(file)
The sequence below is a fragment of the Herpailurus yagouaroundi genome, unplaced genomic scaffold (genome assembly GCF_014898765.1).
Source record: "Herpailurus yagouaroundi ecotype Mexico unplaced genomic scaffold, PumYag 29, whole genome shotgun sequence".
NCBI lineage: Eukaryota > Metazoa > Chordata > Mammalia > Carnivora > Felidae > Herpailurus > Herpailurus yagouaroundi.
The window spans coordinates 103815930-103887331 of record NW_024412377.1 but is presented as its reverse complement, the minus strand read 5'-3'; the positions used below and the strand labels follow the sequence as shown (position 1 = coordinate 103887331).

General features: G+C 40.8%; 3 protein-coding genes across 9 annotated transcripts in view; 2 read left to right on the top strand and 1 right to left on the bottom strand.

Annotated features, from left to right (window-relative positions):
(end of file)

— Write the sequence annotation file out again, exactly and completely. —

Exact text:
The sequence below is a fragment of the Herpailurus yagouaroundi genome, unplaced genomic scaffold (genome assembly GCF_014898765.1).
Source record: "Herpailurus yagouaroundi ecotype Mexico unplaced genomic scaffold, PumYag 29, whole genome shotgun sequence".
NCBI lineage: Eukaryota > Metazoa > Chordata > Mammalia > Carnivora > Felidae > Herpailurus > Herpailurus yagouaroundi.
The window spans coordinates 103815930-103887331 of record NW_024412377.1 but is presented as its reverse complement, the minus strand read 5'-3'; the positions used below and the strand labels follow the sequence as shown (position 1 = coordinate 103887331).

General features: G+C 40.8%; 3 protein-coding genes across 9 annotated transcripts in view; 2 read left to right on the top strand and 1 right to left on the bottom strand.

Annotated features, from left to right (window-relative positions):